Canada joins huge international ALS study
Illustration of a DNA strand (suravid / shutterstock.com)
Published Tuesday, January 10, 2017 5:56PM EST
Canada has become the 17th country to join a large international study that hopes to find out why some people develop ALS.
On Tuesday, the ALS Society of Canada, along with provincial ALS societies across the country, linked up with Project MinE. The group helped discover a gene linked to ALS, or Lou Gehrig’s disease, thanks to funds raised through the wildly popular Ice Bucket Challenge.
Project MinE, which started in 2014 in the Netherlands, has been teaming up with countries around the world to find the genetic causes of the disease and ultimately find a cure.
More than 200,000 people worldwide, including around 3,000 Canadians, are living with ALS.
ALS is a degenerative disease in which the nerve cells that control the body’s motor functions begin to die, leaving the person paralyzed. The average life expectancy of ALS patients after diagnosis is three years.
Very little is known about the cause of the disease and there is still no treatment.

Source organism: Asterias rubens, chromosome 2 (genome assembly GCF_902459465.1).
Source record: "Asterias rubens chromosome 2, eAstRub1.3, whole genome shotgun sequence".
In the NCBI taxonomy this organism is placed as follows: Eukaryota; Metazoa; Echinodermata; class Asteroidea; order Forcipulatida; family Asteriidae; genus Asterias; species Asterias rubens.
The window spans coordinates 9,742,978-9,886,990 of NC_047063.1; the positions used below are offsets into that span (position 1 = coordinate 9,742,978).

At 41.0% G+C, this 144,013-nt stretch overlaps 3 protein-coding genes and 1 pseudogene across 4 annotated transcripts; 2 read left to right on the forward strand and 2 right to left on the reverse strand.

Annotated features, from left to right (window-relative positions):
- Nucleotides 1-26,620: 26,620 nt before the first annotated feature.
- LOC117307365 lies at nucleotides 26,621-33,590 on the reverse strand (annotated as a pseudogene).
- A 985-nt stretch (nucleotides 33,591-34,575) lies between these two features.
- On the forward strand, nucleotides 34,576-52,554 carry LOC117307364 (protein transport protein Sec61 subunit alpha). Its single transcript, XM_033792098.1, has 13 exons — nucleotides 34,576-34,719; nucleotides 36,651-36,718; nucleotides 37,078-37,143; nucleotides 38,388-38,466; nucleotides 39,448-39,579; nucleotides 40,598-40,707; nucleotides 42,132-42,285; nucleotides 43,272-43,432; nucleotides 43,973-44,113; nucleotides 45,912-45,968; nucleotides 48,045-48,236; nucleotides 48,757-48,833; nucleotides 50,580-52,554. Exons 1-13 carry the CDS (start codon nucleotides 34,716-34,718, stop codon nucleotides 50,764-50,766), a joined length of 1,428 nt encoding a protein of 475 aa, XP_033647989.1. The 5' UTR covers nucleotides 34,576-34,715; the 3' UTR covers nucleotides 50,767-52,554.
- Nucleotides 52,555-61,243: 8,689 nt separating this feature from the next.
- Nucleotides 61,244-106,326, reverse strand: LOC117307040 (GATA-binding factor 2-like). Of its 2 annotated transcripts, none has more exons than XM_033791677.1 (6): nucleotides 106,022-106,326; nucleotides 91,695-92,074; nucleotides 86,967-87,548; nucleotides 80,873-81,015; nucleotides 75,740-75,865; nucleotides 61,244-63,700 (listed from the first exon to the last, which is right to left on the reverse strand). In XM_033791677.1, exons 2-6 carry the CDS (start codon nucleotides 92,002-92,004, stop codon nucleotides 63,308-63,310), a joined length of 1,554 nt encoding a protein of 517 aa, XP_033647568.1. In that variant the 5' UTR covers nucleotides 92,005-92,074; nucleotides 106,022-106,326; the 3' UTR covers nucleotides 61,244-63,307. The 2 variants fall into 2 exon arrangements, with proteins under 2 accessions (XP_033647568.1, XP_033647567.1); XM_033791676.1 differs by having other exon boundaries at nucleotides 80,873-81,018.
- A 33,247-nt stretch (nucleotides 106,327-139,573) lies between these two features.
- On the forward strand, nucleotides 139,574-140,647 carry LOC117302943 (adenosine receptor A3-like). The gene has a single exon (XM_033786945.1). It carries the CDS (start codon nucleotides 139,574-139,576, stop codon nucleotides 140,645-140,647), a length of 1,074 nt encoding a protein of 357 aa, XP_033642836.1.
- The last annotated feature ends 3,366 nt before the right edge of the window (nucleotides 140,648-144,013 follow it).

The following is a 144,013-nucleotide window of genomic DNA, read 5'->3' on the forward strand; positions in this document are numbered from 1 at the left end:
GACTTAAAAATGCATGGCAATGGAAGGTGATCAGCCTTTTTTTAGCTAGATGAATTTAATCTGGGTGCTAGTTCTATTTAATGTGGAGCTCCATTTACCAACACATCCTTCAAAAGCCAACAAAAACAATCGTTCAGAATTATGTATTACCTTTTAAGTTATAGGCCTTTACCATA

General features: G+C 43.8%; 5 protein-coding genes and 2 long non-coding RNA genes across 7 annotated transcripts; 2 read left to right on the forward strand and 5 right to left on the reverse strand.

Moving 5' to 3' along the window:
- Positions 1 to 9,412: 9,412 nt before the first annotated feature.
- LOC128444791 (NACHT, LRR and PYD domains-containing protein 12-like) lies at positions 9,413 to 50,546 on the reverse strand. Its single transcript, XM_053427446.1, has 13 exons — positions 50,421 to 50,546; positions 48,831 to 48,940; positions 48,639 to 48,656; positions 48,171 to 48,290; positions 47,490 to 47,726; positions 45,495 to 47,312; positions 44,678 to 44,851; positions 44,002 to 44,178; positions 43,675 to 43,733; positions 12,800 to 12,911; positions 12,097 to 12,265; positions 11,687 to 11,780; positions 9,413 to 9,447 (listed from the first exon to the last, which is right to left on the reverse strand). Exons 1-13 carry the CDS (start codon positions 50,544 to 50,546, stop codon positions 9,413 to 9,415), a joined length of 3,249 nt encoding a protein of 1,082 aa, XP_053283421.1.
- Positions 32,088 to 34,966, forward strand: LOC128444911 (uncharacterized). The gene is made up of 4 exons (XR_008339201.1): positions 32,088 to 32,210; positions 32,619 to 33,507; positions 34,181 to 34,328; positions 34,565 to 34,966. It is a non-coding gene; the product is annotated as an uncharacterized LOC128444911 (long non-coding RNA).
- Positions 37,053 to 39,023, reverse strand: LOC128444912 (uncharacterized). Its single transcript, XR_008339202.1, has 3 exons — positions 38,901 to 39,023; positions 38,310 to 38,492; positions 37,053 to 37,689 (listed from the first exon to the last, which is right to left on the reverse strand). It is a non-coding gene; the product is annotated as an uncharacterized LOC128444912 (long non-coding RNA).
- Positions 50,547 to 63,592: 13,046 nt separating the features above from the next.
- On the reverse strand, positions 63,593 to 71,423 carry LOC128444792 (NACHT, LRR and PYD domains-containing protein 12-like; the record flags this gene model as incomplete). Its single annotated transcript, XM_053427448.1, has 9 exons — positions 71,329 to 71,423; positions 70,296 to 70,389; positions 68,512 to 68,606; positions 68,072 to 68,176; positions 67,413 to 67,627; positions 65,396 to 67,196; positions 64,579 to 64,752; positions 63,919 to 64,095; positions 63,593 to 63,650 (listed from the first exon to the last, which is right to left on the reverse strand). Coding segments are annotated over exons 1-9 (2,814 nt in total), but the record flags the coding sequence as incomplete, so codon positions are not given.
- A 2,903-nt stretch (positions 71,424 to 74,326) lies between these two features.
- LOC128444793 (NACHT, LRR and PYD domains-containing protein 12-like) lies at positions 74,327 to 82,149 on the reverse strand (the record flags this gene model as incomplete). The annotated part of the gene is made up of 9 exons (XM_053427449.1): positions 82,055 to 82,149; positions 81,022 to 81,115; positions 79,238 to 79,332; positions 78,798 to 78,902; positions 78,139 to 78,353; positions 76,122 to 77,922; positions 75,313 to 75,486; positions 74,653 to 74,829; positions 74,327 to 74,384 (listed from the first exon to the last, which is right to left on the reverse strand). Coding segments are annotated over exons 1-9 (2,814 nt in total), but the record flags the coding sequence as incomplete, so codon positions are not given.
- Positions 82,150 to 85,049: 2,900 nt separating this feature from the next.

Researchers believe that ALS is a combination of genetic mutations. Since first discovering one gene linked to the disease in 1993, they have been trying to piece together the rest of the puzzle.
That’s where Project MinE comes in.
It plans to map the complete DNA profiles of 15,000 people with ALS, along with 7,500 people who don’t have ALS (controls) to make a database of genetic information on the disease. They will then compare the data from the ALS participants and the non-ALS participants and hopefully find the genetic mutations linked to ALS. Once they find those, they can identify possible treatments.
The ALS Society of Canada is giving an initial $150,000 to the project and is asking the federal government to support Canada’s ongoing participation in the initiative.
According to the ALS Society of Canada, federal funding would mean the stored DNA profiles of Canadians with ALS could be contributed to the project. Canadians living with ALS would also be able to contribute a DNA sample to Project MinE if they want.
Canada is also contributing four research experts from various institutions across the country. Project MinE will also be the first-ever cross-Canada collaboration.
“What’s special and powerful about Project MinE is that it brings together different members of the ALS community – researchers, clinicians, and people and families affected by ALS – who are collaborating within Canada as well as internationally to better understand how ALS can be treated effectively,” said Tammy Moore, CEO of ALS Canada, in a statement. “We see Project MinE as a Canadian and global legacy that will help to develop effective treatments for ALS for the first time ever.”